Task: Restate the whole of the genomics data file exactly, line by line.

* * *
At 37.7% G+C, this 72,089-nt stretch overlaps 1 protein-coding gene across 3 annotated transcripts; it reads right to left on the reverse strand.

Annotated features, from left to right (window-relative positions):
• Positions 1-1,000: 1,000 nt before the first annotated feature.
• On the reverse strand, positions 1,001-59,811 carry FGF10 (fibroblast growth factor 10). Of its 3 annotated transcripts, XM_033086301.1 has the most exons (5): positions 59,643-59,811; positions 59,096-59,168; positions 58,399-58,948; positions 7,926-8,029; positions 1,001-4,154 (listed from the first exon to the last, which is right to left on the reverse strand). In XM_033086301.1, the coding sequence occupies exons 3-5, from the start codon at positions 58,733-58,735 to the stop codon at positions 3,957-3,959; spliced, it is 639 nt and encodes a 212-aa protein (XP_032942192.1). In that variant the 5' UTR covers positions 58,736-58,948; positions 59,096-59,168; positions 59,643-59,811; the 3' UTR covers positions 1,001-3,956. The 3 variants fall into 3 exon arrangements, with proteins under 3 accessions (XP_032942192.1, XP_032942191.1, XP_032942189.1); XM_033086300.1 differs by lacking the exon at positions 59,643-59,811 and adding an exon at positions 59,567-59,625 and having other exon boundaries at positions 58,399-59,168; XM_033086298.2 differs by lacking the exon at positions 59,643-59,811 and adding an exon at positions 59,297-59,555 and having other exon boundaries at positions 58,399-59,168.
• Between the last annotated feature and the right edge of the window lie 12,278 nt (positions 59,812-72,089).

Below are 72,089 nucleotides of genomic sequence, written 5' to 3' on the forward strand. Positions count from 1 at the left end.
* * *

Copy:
At 37.7% G+C, this 72,089-nt stretch overlaps 1 protein-coding gene across 3 annotated transcripts; it reads right to left on the reverse strand.

Annotated features, from left to right (window-relative positions):
• Positions 1-1,000: 1,000 nt before the first annotated feature.
• On the reverse strand, positions 1,001-59,811 carry FGF10 (fibroblast growth factor 10). Of its 3 annotated transcripts, XM_033086301.1 has the most exons (5): positions 59,643-59,811; positions 59,096-59,168; positions 58,399-58,948; positions 7,926-8,029; positions 1,001-4,154 (listed from the first exon to the last, which is right to left on the reverse strand). In XM_033086301.1, the coding sequence occupies exons 3-5, from the start codon at positions 58,733-58,735 to the stop codon at positions 3,957-3,959; spliced, it is 639 nt and encodes a 212-aa protein (XP_032942192.1). In that variant the 5' UTR covers positions 58,736-58,948; positions 59,096-59,168; positions 59,643-59,811; the 3' UTR covers positions 1,001-3,956. The 3 variants fall into 3 exon arrangements, with proteins under 3 accessions (XP_032942192.1, XP_032942191.1, XP_032942189.1); XM_033086300.1 differs by lacking the exon at positions 59,643-59,811 and adding an exon at positions 59,567-59,625 and having other exon boundaries at positions 58,399-59,168; XM_033086298.2 differs by lacking the exon at positions 59,643-59,811 and adding an exon at positions 59,297-59,555 and having other exon boundaries at positions 58,399-59,168.
• Between the last annotated feature and the right edge of the window lie 12,278 nt (positions 59,812-72,089).

Below are 72,089 nucleotides of genomic sequence, written 5' to 3' on the forward strand. Positions count from 1 at the left end.